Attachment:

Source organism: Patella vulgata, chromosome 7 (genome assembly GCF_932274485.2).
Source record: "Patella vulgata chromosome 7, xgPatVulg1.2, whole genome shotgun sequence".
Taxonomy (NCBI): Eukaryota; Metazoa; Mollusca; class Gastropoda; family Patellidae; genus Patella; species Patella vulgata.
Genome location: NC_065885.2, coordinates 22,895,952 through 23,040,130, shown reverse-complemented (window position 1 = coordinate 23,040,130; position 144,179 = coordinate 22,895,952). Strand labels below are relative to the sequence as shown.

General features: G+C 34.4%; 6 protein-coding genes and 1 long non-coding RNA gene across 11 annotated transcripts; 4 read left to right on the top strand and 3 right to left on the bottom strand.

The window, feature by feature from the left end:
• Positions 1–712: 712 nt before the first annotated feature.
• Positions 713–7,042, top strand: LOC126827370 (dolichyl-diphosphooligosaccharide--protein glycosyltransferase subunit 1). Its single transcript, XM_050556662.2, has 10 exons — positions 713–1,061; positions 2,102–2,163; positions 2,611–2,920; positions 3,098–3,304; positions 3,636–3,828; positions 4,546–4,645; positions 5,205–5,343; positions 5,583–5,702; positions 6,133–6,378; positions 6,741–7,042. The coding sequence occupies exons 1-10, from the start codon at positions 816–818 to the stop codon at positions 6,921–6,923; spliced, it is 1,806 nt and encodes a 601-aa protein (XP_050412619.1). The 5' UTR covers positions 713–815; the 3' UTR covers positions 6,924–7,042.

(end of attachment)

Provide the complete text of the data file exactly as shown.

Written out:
Source organism: Patella vulgata, chromosome 7 (genome assembly GCF_932274485.2).
Source record: "Patella vulgata chromosome 7, xgPatVulg1.2, whole genome shotgun sequence".
Taxonomy (NCBI): Eukaryota; Metazoa; Mollusca; class Gastropoda; family Patellidae; genus Patella; species Patella vulgata.
Genome location: NC_065885.2, coordinates 22,895,952 through 23,040,130, shown reverse-complemented (window position 1 = coordinate 23,040,130; position 144,179 = coordinate 22,895,952). Strand labels below are relative to the sequence as shown.

General features: G+C 34.4%; 6 protein-coding genes and 1 long non-coding RNA gene across 11 annotated transcripts; 4 read left to right on the top strand and 3 right to left on the bottom strand.

The window, feature by feature from the left end:
• Positions 1–712: 712 nt before the first annotated feature.
• Positions 713–7,042, top strand: LOC126827370 (dolichyl-diphosphooligosaccharide--protein glycosyltransferase subunit 1). Its single transcript, XM_050556662.2, has 10 exons — positions 713–1,061; positions 2,102–2,163; positions 2,611–2,920; positions 3,098–3,304; positions 3,636–3,828; positions 4,546–4,645; positions 5,205–5,343; positions 5,583–5,702; positions 6,133–6,378; positions 6,741–7,042. The coding sequence occupies exons 1-10, from the start codon at positions 816–818 to the stop codon at positions 6,921–6,923; spliced, it is 1,806 nt and encodes a 601-aa protein (XP_050412619.1). The 5' UTR covers positions 713–815; the 3' UTR covers positions 6,924–7,042.